Yesterday we moved into the large side -- ‘the Big House’ as we owners call them --which is home for the next three weeks. . .I am in the real den, The Scout’s in the living room, we’ve been to the gym, I’ve done laundry, and tonight we are dining at home – we’ve got a couple big steaks to grill.

Last night, a woman clad in a swimsuit, and riding the elevator as we headed back to the room with our grilled Mahi Mahi and roasted corn on the cob exclaimed, “Oh! You actually cook on vacation??!!” I almost replied, “No we are cooking  at home tonight.”

That’s it for this weekend.  I know I promised some ‘novel destinations’ but those will come soon.  We’ve had to get settled into our island lifestyle first.  Mahalo, or thanks, for visiting today. Hope you’ll be back often!

If You Go:

Ko Olina is a planned  development on O’ahu’s West (Ewa) Coast, about 20 minutes from Honolulu International Airport; the nearest city is Kapolei.

Map picture

Tuesday, January 22, 2013

E Komo Mai to Our Hale Moana Home

E Komo Mai, (Welcome), to Hale Moana, our home on O’ahu, Hawaii.

It’s not a permanent home, it’s temporary, just a month, 1/12th of a year . . . but far longer than either of us once ever anticipated ‘living’ in this tropical paradise in the middle of the Pacific Ocean.

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Over the decades we’ve gone to realtor open houses during visits to Hawaii and for decades have declared ownership of what we deemed ‘our kind of places’ to be beyond our budget. 

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That was, until we discovered the world of timeshare ownership.  That was five years ago and life hasn’t been the same since. . .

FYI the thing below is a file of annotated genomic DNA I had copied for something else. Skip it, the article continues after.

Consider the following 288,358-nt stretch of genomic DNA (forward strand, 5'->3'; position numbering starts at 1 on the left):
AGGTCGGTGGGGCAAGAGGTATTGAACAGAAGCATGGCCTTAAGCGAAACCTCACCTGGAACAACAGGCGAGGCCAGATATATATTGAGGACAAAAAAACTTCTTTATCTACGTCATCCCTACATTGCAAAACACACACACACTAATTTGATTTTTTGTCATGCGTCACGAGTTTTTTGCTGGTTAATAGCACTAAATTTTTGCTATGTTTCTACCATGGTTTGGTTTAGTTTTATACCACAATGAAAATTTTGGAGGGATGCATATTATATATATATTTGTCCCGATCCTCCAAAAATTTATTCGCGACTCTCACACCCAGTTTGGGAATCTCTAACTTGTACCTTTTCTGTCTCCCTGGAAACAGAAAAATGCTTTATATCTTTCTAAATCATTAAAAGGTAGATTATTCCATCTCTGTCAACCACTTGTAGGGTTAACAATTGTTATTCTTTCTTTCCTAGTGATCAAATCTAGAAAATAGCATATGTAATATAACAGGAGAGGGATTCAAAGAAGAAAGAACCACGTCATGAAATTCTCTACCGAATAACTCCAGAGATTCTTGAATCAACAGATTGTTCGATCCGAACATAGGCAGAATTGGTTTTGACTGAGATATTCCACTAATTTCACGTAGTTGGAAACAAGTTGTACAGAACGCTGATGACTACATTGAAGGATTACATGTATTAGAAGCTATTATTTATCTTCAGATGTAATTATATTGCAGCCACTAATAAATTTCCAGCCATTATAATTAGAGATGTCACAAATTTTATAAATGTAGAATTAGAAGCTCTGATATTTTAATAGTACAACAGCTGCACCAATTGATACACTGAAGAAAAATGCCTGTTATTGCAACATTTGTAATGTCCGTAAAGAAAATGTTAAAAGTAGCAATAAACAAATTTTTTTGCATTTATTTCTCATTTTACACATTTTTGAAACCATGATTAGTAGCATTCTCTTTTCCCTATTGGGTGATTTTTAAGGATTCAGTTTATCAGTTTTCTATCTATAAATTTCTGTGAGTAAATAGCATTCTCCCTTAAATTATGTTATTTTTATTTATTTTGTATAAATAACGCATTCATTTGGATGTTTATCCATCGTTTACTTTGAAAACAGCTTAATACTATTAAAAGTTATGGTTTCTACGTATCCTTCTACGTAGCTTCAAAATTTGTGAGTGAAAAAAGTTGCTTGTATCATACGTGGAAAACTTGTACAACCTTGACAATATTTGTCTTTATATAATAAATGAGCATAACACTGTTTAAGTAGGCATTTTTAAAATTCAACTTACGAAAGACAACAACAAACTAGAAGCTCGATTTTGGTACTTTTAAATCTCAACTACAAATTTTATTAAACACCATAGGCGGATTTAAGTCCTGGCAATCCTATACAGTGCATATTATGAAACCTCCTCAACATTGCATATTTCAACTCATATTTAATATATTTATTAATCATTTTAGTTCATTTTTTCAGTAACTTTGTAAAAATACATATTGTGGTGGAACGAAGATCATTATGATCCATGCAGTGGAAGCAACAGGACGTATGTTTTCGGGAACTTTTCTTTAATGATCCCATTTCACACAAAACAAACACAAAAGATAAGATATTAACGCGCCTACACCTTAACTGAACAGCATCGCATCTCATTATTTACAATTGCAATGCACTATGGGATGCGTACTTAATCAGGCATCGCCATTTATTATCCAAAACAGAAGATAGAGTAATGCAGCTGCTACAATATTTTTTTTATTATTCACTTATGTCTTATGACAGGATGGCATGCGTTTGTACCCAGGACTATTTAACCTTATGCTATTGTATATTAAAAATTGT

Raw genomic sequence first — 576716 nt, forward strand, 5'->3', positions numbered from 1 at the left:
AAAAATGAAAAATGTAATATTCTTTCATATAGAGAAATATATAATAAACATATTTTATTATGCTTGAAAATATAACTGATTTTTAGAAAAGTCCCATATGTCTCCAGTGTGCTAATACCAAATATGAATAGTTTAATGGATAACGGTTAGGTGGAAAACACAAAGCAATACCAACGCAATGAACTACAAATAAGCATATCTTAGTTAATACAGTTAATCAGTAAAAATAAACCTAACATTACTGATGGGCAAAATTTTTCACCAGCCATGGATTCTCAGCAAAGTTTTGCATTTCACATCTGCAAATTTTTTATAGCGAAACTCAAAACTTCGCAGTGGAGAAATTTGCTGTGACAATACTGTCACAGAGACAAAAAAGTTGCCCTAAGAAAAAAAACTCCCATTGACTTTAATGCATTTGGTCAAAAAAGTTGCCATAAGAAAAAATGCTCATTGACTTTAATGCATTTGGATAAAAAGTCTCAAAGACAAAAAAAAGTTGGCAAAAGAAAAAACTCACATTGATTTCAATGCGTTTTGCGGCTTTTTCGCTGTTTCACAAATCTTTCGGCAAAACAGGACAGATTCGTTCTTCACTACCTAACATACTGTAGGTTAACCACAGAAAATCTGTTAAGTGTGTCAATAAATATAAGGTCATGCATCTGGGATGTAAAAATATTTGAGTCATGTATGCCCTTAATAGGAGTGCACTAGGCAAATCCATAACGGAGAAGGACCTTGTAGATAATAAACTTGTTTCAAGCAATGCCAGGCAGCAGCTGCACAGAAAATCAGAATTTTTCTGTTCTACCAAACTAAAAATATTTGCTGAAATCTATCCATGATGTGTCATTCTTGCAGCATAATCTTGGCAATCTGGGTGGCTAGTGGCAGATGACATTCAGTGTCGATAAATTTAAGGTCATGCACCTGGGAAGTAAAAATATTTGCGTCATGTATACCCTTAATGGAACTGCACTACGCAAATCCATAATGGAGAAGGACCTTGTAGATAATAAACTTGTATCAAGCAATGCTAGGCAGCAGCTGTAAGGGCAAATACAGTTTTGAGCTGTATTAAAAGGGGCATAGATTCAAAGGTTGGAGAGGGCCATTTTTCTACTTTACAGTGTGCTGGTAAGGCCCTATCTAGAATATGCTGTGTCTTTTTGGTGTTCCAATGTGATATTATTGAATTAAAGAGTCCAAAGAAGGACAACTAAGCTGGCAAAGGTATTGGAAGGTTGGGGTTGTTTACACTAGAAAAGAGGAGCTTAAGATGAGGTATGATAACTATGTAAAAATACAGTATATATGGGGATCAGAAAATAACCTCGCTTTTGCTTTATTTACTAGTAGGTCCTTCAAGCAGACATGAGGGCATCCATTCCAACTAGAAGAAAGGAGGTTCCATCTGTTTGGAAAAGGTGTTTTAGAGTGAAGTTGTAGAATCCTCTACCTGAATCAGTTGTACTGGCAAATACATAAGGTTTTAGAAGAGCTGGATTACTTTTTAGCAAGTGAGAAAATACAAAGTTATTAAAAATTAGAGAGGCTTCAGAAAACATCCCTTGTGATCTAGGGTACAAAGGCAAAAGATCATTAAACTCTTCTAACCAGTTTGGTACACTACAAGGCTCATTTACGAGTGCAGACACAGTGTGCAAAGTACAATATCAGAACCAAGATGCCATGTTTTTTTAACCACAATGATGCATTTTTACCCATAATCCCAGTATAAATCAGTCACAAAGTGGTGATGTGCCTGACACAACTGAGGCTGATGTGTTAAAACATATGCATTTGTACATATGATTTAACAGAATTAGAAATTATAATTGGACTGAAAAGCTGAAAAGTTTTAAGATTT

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Now, in the second week of our four week stay at Marriott’s Ko Olina Beach Club; our ‘home’ is on O’ahu’s western shore about 30 minutes from the Honolulu Airport and light years away from the hustle and bustle of that big city.

KoOlina2013 009

I’d worried – when we made our first purchase into this short-term ownership world – that we had been here only five days. What if we got bored after a week? Horrors! What if we got tired of returning to the same place year after year? (That part really isn’t a concern because you just trade your ‘home’ for one somewhere else).
KoOlina2013 007
My initial fears were unfounded (as they usually are) and we spent the next three years acquiring additional bits of time here. . .

This year we live in Hale Moana, the same building as our previous stays and each year we’ve had a different address within the building but all units are identical.  So E Komo Mai, or welcome, to our Hawaiian home were the temperatures are in the 80’s with sun and blue skies as compared to 'back home' where temperatures are in 30’s and 40’s: